There are many places to stay on The Strip--and off! Rates vary constantly, but usually it's less expensive Sunday through Thursday. If there is a convention or three in town, that will affect rates--they can be any where from double to 10 times the standard room rate at any other time. I've seen the same room that typically is $60 per night become $300+ during a convention! Tourism is off a bit now, so rates have been a bit more stable than in recent years. The more elegant--and expensive--resorts tend to be Bellagio, Caesars, The Venetian and sister resort Palazzo, Wynn and sister property Encore. Mandalay Bay and Luxor are at the south end of The Strip (Las Vegas Boulevard) and are connected to the Excalibur (great location and usually lower rates) via a free monorail. A little less convenient if you are planning most of your activities in the central area of The Strip. Stratosphere is at the far north end of The Strip and not particularly convenient unless you have a car. The Hilton (not really a Hilton--International Resorts operates it these days) actually is off The Strip, but is connected to The Strip by monorail--which is not cheap these days! They hooked us with really good prices when it opened. But it is a good option if staying at The Hilton or Sahara and not driving. The monorail runs from The Hilton to the MGM Grand. I'm thinking the stops are The Hilton, Convention Center, Sahara, Harrah's/Imperial Palace, Flamingo, Bally's/Paris Paris, and MGM Grand. I could be off or missing something, but it's pretty close!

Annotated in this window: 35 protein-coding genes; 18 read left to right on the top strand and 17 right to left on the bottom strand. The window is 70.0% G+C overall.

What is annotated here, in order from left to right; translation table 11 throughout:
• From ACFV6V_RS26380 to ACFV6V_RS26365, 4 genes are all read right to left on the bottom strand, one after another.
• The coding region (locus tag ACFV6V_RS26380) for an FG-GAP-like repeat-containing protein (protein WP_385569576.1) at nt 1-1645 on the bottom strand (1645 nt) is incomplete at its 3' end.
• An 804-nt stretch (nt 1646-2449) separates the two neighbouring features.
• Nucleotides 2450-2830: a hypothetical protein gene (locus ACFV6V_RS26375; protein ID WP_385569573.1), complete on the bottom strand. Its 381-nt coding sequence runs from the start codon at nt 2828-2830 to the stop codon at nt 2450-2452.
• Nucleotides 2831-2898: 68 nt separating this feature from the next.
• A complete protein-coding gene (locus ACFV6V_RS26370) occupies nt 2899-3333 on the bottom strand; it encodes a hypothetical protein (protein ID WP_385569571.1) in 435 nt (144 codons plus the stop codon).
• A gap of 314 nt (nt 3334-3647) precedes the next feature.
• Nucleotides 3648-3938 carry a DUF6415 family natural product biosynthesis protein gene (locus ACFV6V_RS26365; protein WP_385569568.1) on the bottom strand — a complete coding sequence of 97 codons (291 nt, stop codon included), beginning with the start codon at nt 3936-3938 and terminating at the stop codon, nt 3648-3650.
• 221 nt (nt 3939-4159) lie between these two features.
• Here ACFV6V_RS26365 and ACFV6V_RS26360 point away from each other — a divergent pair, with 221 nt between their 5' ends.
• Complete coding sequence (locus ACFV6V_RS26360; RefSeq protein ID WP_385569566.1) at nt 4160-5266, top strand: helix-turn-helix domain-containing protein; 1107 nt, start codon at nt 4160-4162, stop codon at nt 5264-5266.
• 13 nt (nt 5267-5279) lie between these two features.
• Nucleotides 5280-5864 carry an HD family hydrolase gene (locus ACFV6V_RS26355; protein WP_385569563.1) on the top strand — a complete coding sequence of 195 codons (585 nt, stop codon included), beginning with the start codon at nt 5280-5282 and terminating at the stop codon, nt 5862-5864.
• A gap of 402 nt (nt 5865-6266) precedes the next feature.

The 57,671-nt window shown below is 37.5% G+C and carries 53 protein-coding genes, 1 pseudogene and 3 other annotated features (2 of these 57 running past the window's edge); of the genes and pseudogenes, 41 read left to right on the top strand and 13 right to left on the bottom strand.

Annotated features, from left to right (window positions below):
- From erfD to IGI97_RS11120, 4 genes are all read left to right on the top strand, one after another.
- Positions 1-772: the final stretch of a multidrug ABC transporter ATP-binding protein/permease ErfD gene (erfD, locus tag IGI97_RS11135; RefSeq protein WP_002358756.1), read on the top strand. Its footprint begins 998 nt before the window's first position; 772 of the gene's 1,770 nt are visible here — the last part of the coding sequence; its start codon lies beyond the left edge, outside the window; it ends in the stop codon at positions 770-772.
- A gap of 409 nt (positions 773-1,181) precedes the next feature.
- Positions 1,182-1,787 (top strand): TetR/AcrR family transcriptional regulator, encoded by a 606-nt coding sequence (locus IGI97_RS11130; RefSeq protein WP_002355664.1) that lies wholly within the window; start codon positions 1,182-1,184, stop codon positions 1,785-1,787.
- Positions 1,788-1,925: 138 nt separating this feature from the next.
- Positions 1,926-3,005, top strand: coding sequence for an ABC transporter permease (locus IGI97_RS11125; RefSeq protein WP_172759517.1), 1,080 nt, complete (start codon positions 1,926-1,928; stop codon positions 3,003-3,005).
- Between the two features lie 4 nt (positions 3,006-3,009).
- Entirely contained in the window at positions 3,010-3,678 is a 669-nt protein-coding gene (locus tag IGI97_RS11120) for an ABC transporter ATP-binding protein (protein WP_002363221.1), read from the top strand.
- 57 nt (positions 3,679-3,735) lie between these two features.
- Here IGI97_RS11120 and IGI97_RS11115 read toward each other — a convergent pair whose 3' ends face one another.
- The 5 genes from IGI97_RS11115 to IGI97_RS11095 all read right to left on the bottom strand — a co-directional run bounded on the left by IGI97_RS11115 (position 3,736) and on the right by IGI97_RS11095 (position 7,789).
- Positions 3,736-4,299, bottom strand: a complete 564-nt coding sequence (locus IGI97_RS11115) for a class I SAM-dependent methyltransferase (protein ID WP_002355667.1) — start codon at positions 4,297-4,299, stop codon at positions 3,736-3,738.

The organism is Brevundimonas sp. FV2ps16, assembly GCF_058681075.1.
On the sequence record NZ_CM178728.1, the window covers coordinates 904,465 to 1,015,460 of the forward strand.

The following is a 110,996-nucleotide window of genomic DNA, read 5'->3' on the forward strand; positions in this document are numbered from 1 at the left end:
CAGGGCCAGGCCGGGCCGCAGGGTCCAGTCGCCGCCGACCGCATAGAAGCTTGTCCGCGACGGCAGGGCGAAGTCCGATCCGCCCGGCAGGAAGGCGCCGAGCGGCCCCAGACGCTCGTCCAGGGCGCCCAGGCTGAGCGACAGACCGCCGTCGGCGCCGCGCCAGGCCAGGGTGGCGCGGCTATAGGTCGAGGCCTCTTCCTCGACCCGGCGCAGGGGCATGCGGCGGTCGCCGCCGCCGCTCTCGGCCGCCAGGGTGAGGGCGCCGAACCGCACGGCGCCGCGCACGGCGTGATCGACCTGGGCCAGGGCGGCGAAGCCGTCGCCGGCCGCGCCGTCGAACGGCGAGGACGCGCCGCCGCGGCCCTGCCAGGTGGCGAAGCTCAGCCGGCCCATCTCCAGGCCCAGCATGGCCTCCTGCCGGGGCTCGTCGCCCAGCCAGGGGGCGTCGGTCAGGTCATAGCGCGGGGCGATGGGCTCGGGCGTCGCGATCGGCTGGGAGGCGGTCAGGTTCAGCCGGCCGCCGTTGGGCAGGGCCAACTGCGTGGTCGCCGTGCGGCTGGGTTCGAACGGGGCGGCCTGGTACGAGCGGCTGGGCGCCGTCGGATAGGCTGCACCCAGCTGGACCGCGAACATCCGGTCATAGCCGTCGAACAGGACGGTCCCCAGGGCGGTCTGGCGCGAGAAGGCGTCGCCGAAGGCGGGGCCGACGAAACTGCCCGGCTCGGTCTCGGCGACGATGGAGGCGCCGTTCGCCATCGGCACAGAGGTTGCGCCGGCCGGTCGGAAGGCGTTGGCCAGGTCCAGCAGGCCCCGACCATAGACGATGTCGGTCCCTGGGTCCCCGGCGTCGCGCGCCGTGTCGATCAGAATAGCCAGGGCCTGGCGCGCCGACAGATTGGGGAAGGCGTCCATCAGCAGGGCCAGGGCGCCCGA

The next cluster of resorts is Wynn/Encore, Mirage/Treasure Island, Venetian/Palazzo--plus a large mall. The name escapes me at the moment. Perhaps Fashion Show? The next group is Imperial Palace, Harrah's, Caesars, Flamingo, Bally's, Paris, Bellagio. Planet Hollywood (formerly Aladdin) is next, followed by MGM Grand, New York New York, Excalibur and Tropicana (may have changed names/owners by now--it's been rumoured for a while, but I haven't been following it). I've probably missed a major property or two, and there are smaller properties scattered between the larger resorts, particularly in the north and south end of The Strip. Some areas were under development my last visit (2006) and I don't know the current status of them. They also developed a lot of condos and time shares during the past few years. Again, I haven't paid attention to them, so I'm not familiar with them. When I visit Las Vegas, it's usually for a convention or just plain fun and I prefer to stay at one of the casino resorts.